Aillwee Cave

Aillwee Cave

Aillwee Cave is a cave in the karst landscape of the Burren in County Clare. The name Aillwee is derived from the Irish Aill Bhuí which means “yellow cliff”.

The cave system consists of over a kilometre of passages leading into the heart of the mountain. Its features include an underground river and a waterfall as well as some large stalactites and stalagmites. The remains of bears can also be seen inside the caves and allusions have been made to it being the last bear den in Ireland. Roughly 300 metres (980 ft) of cave passage is open to the public, one third of the total length of the cave. The tours end at a point called the Highway and exit the cave via a 250-metre (820 ft) man-made tunnel. The cave is typical of the Clare caves, consisting in the main of stream passage and ending in a sump. The general direction is east–west but turns due south some 600 metres (2,000 ft) into the cave.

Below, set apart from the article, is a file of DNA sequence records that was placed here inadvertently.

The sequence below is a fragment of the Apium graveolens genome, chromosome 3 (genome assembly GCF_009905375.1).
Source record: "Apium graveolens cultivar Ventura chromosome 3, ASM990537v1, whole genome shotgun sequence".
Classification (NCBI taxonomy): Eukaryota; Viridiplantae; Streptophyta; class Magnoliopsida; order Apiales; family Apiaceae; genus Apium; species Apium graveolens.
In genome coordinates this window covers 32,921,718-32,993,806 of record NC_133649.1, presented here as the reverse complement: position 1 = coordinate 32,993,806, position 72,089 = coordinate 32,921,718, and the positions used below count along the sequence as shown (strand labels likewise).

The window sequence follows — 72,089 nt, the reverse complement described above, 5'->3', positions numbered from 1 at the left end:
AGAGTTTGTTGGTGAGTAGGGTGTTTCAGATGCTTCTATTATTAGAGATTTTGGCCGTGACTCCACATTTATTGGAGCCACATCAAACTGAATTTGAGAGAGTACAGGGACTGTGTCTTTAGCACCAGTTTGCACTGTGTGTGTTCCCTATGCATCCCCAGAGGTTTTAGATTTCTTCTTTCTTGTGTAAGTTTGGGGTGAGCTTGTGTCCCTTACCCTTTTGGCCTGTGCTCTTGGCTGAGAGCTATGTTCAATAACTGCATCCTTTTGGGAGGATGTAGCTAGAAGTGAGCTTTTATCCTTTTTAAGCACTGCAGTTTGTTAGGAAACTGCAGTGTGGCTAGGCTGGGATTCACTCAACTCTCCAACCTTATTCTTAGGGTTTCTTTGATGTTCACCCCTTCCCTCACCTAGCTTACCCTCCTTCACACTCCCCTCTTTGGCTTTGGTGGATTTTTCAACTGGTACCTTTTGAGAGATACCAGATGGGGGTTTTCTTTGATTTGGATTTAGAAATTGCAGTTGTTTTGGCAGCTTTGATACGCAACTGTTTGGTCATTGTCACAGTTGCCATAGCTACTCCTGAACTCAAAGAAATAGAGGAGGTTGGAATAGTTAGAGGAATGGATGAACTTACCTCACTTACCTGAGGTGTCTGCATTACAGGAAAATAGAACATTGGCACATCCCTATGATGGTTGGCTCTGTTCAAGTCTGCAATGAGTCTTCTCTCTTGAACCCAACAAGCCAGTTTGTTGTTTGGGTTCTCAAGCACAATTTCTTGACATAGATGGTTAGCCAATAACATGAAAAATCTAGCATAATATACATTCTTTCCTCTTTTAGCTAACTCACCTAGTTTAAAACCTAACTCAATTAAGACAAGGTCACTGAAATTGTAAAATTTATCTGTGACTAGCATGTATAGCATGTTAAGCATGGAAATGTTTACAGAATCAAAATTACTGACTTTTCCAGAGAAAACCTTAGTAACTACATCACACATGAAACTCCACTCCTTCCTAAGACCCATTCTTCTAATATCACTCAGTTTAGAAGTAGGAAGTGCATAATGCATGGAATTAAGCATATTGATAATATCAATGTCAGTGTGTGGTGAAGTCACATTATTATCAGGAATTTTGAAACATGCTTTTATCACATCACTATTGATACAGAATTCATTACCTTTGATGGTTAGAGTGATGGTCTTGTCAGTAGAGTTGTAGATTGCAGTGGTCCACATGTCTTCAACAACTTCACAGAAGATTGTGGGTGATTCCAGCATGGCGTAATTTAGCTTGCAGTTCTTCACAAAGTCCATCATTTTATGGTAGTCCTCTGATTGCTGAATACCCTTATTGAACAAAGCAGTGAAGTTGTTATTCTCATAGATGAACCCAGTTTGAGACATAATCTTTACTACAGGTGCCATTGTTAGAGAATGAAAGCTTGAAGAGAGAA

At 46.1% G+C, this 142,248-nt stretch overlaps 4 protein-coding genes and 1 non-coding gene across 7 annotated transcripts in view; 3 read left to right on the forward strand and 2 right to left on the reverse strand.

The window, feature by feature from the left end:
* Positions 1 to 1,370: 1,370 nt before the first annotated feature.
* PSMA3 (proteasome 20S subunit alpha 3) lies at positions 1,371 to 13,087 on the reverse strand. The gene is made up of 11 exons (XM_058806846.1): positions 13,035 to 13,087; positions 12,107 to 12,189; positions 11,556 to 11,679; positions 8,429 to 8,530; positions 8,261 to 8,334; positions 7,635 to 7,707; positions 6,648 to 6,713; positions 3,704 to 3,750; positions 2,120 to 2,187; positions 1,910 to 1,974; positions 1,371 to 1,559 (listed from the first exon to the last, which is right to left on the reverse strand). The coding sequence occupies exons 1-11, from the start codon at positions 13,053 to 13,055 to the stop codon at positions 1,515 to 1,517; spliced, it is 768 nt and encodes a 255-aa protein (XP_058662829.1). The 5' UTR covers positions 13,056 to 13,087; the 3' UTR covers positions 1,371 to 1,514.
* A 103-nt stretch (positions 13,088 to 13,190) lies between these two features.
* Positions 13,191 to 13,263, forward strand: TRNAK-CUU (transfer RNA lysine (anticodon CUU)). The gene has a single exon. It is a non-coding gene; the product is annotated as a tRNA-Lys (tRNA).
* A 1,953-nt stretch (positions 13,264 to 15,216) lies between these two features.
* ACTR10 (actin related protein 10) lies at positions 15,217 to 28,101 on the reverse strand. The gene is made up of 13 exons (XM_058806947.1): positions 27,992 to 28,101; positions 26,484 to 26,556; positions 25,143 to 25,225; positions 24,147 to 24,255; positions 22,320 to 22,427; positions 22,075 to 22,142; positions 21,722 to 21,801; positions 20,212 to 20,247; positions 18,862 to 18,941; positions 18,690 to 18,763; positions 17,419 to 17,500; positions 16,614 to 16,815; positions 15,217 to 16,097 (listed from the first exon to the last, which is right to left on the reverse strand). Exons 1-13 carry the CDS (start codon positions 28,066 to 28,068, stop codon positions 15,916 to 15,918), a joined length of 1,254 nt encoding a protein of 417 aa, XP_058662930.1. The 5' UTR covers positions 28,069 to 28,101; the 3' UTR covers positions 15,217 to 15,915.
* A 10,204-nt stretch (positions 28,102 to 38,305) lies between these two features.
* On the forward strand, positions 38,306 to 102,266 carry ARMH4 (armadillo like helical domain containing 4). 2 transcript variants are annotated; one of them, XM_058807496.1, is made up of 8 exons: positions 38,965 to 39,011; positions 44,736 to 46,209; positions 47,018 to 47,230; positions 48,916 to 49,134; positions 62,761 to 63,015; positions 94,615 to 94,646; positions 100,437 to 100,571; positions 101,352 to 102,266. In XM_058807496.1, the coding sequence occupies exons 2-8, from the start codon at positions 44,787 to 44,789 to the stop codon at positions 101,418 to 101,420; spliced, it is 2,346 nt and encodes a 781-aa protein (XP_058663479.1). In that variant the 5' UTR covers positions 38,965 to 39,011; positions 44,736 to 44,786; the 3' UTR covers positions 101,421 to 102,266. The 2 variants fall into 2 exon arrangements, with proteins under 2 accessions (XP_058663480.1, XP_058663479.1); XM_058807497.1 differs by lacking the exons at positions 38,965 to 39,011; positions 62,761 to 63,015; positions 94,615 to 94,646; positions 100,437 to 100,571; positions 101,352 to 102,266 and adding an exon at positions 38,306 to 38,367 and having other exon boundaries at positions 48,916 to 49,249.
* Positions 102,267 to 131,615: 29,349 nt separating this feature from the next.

The cave is considerably older than most of the Clare caves and originally contained a large stream. The cave is now largely deserted of the stream and is heavily backfilled with glacial infill. The formations visible on the show cave tour are rarely more than 8000 years old but calcite samples in the recesses of the cave have been dated to over 350,000 years old.


For further information and booking details visit: www.aillweecave.ie/

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